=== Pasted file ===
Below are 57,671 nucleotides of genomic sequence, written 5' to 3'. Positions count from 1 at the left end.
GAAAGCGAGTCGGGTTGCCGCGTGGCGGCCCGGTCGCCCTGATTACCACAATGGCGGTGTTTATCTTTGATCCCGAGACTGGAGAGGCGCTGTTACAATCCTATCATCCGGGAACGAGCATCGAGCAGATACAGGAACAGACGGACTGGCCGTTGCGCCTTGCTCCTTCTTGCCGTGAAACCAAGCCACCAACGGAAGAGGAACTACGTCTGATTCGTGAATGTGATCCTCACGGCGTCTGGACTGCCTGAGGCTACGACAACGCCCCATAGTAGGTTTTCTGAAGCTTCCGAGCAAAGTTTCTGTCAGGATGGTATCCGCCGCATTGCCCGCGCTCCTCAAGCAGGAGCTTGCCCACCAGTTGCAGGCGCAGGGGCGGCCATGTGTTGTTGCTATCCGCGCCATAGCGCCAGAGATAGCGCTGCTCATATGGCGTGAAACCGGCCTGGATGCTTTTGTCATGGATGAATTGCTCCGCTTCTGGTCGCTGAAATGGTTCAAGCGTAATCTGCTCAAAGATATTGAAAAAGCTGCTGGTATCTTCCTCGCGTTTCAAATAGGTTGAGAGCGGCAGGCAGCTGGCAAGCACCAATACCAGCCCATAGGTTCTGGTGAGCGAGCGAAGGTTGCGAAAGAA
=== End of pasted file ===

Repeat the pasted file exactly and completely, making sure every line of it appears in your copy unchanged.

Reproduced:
Below are 57,671 nucleotides of genomic sequence, written 5' to 3'. Positions count from 1 at the left end.
GAAAGCGAGTCGGGTTGCCGCGTGGCGGCCCGGTCGCCCTGATTACCACAATGGCGGTGTTTATCTTTGATCCCGAGACTGGAGAGGCGCTGTTACAATCCTATCATCCGGGAACGAGCATCGAGCAGATACAGGAACAGACGGACTGGCCGTTGCGCCTTGCTCCTTCTTGCCGTGAAACCAAGCCACCAACGGAAGAGGAACTACGTCTGATTCGTGAATGTGATCCTCACGGCGTCTGGACTGCCTGAGGCTACGACAACGCCCCATAGTAGGTTTTCTGAAGCTTCCGAGCAAAGTTTCTGTCAGGATGGTATCCGCCGCATTGCCCGCGCTCCTCAAGCAGGAGCTTGCCCACCAGTTGCAGGCGCAGGGGCGGCCATGTGTTGTTGCTATCCGCGCCATAGCGCCAGAGATAGCGCTGCTCATATGGCGTGAAACCGGCCTGGATGCTTTTGTCATGGATGAATTGCTCCGCTTCTGGTCGCTGAAATGGTTCAAGCGTAATCTGCTCAAAGATATTGAAAAAGCTGCTGGTATCTTCCTCGCGTTTCAAATAGGTTGAGAGCGGCAGGCAGCTGGCAAGCACCAATACCAGCCCATAGGTTCTGGTGAGCGAGCGAAGGTTGCGAAAGAA